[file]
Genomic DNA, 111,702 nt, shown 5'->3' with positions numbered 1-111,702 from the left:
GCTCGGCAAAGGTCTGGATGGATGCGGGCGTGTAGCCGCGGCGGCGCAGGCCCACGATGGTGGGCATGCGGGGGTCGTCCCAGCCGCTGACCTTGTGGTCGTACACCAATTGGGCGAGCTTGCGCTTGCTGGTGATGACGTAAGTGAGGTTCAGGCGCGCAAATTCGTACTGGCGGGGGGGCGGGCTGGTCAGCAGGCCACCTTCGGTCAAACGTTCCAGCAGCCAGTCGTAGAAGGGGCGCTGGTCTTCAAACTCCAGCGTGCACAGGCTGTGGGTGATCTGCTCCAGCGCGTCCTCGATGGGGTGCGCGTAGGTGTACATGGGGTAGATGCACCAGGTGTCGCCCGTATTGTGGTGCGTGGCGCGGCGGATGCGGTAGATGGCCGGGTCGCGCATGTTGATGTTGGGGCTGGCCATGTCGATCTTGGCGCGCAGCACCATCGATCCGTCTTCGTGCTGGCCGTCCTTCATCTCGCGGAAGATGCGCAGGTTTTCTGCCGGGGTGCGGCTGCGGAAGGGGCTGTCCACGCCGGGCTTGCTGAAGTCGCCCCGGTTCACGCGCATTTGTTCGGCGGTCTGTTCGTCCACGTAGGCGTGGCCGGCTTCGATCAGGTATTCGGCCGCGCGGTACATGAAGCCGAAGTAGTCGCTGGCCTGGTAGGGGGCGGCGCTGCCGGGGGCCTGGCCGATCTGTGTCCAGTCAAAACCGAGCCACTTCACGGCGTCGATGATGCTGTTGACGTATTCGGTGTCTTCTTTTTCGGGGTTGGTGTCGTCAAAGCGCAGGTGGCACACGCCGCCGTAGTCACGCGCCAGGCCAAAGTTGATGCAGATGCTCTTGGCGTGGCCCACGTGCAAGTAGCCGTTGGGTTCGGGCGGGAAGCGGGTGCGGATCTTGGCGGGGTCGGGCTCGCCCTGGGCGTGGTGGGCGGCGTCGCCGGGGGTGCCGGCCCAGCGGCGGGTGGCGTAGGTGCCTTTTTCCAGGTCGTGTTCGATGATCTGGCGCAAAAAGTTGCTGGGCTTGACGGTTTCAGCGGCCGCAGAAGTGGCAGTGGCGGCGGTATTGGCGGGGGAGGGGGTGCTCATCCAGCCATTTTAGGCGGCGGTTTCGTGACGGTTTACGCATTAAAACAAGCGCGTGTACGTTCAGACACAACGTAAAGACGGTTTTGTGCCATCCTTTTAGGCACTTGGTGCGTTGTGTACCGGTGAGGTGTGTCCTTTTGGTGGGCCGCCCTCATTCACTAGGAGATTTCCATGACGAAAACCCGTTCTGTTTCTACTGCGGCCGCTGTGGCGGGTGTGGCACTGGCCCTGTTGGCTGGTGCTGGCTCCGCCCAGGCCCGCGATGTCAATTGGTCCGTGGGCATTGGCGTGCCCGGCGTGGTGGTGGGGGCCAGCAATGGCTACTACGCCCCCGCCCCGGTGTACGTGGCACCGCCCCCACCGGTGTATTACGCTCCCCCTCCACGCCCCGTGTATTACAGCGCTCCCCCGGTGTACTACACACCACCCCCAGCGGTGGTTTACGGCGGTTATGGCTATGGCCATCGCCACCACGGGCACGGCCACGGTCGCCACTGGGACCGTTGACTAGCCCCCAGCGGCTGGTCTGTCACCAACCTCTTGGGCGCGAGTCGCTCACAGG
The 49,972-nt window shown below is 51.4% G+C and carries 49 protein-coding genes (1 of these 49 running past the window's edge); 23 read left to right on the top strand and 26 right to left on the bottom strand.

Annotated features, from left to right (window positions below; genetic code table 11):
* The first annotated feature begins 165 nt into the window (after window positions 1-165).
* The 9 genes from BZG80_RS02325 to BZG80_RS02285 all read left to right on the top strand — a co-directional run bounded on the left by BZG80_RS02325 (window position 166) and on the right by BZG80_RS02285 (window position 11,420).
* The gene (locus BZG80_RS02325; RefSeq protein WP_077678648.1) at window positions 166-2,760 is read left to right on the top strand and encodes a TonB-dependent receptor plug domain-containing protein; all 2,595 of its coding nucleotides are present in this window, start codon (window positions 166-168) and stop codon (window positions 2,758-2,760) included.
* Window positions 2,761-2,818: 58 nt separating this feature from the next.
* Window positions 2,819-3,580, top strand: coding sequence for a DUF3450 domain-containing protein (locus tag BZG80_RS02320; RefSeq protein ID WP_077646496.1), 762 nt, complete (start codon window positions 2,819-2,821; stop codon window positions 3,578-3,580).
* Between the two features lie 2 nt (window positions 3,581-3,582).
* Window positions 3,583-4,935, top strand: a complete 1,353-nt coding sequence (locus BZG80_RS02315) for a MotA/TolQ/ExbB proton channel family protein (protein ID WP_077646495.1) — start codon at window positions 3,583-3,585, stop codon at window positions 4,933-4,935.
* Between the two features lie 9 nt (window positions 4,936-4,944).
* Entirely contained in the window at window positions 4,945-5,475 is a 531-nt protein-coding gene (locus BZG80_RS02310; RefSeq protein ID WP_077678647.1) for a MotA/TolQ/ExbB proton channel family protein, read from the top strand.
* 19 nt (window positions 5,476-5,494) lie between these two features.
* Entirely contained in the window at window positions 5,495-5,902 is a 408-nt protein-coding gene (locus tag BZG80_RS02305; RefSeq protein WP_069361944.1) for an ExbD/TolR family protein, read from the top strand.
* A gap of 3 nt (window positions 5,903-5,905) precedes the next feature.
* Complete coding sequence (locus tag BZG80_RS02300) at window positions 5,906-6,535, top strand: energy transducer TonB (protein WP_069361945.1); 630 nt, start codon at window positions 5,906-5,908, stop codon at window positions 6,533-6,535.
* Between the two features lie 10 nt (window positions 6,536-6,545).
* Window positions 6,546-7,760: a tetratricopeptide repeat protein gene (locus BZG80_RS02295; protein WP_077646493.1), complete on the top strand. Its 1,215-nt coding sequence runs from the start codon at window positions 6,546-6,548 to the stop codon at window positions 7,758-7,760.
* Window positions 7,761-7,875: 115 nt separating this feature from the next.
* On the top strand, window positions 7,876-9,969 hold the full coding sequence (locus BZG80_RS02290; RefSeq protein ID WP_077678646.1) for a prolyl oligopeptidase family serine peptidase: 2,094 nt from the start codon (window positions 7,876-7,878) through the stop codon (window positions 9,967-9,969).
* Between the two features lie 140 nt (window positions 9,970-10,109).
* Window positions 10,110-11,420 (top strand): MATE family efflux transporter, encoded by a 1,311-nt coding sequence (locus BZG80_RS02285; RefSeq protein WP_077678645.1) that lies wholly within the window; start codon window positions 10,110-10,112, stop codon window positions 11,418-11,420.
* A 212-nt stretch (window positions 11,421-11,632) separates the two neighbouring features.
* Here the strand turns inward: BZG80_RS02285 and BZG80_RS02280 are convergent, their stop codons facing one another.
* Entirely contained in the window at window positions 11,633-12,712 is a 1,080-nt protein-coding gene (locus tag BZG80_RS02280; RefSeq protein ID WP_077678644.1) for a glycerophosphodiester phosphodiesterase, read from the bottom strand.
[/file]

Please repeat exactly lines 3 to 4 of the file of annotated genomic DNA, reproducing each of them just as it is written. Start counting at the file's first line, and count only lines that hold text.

The 49,972-nt window shown below is 51.4% G+C and carries 49 protein-coding genes (1 of these 49 running past the window's edge); 23 read left to right on the top strand and 26 right to left on the bottom strand.

Annotated features, from left to right (window positions below; genetic code table 11):